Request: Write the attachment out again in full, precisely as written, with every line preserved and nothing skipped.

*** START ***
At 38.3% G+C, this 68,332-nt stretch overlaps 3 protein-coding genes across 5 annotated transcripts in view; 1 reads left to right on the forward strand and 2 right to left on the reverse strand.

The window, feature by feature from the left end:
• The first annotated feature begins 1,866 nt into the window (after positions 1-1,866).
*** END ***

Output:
At 38.3% G+C, this 68,332-nt stretch overlaps 3 protein-coding genes across 5 annotated transcripts in view; 1 reads left to right on the forward strand and 2 right to left on the reverse strand.

The window, feature by feature from the left end:
• The first annotated feature begins 1,866 nt into the window (after positions 1-1,866).